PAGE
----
- Adult input – supervising cleanliness and avoiding lethal stick fighting sessions! If you get really into this and use small saws to cut sticks to length then lots of supervision, if they are making murals out of stones, then less supervision for safety is needed!
- Mess– can be lots- this can be a great outdoor craft session!
- There is as much enjoyment in the collecting as in the crafting for this kind of thing.
- If you are not an outdoor person check out the range of natural craft materials from Baker Ross.
These are the least versatile crafts, but have the highest chance of creating a predictable end result. You may need different kits for all your kids ages as different kids have different skill levels.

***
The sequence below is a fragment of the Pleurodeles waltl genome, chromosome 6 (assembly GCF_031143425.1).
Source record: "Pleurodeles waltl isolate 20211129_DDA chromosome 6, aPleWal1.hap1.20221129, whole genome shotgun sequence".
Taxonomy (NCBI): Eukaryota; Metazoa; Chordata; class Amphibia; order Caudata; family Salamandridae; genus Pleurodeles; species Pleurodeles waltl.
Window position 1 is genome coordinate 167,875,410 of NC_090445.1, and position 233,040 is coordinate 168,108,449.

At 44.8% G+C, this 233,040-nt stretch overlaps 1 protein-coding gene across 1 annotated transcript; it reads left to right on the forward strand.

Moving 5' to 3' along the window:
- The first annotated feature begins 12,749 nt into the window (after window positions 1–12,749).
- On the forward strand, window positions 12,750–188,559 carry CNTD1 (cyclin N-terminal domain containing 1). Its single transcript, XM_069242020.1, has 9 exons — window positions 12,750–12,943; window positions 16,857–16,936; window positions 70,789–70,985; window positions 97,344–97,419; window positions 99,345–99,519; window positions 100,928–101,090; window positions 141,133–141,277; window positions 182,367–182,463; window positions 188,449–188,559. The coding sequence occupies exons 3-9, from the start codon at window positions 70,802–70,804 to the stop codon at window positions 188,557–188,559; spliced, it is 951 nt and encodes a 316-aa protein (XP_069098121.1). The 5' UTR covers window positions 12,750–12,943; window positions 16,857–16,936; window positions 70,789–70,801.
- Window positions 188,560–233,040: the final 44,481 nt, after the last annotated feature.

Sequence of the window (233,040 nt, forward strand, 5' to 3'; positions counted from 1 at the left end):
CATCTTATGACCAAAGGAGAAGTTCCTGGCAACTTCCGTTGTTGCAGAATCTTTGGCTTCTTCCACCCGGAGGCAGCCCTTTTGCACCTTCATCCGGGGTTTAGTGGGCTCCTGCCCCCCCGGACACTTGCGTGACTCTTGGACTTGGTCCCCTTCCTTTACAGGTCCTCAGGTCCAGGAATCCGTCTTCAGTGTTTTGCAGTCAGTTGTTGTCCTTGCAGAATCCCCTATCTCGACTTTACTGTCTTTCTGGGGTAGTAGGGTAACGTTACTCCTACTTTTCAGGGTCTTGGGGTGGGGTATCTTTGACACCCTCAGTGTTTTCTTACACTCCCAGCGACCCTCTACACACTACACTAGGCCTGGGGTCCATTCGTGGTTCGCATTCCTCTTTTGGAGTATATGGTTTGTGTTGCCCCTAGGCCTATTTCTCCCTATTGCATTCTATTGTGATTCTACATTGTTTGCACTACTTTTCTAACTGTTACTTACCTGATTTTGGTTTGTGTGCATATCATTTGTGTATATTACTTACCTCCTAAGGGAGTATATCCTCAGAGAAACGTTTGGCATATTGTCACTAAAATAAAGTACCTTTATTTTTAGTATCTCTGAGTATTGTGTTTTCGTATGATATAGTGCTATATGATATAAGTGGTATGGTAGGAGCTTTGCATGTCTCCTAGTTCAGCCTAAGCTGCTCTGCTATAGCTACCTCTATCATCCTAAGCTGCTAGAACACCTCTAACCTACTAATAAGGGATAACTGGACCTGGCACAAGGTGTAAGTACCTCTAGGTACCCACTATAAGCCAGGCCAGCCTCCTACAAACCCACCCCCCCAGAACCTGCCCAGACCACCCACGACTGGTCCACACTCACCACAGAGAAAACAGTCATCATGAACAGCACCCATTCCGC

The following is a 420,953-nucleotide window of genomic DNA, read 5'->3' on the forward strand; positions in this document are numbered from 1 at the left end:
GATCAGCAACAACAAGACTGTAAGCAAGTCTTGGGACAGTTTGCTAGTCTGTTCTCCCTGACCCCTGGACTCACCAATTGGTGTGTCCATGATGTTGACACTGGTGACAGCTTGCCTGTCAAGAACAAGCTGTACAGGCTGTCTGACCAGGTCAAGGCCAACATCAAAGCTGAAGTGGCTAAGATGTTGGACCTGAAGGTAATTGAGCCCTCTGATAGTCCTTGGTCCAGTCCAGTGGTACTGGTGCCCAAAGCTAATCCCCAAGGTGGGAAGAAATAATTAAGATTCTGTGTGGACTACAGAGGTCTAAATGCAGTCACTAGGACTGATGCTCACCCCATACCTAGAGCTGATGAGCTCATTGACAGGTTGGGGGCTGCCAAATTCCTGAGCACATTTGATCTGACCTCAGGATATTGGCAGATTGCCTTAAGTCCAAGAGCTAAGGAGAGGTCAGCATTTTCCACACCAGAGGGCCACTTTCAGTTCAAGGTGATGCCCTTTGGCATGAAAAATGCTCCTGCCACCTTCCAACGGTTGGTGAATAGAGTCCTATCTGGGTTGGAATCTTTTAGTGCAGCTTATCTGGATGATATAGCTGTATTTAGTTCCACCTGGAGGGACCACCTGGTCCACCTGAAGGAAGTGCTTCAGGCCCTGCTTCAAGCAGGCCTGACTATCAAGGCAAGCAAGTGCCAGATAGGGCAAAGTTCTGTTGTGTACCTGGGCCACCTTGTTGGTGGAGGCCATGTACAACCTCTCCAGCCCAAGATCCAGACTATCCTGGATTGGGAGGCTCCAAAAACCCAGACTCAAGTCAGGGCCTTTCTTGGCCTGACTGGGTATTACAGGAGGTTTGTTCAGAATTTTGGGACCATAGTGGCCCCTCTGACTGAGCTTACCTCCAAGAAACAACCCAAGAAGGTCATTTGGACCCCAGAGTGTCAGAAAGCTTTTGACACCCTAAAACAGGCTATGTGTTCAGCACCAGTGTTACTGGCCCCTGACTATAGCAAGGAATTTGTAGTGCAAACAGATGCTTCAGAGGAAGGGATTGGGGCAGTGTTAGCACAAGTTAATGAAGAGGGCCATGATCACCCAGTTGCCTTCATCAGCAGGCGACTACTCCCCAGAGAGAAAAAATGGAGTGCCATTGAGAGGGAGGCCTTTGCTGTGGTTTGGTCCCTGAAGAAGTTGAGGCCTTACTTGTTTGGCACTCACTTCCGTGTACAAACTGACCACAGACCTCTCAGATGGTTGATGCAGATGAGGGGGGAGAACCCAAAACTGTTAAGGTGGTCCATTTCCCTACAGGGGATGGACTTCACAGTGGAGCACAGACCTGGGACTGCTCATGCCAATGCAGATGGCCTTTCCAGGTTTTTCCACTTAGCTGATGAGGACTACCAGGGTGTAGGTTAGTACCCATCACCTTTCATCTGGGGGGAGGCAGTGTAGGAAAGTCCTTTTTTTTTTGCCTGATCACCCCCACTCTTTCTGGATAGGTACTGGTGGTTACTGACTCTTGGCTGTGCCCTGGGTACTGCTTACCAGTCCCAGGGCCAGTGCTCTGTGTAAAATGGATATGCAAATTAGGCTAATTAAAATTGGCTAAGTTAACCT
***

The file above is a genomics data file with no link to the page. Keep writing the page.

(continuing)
- Cost– this has the highest cost per session- a craft kit may do one child a couple of sessions or a couple of kids one session. It currently costs £14 for 8 ceramic pens and 4 mugs with a sale on on Baker Ross, a marbling kit is around £7, or get 12 scratch art bookmarks for £3.75
- What you need – a good kit contains everything you need but check, it may assume you have glue, scissors, for marbling you will need a washing up bowl so make sure you have this stuff handy too!
- Variations -relatively low – you should get whatever the outcome on the box is with leeway for skill level
- Imagination needed – can be quite low, some kits are as formal as stick this sticker in this place, some allow you some element of design choices in what you are making. This is great with kids who struggle with free expression or deciding what to do, but it can be a real struggle for kids who hate to be told what to do because if they don’t want to follow the instructions you may be better off with the craft box! Sticking all the stickers on one bookmark make a very expensive kit for 1 bookmark that doesn’t actually look like a rocket!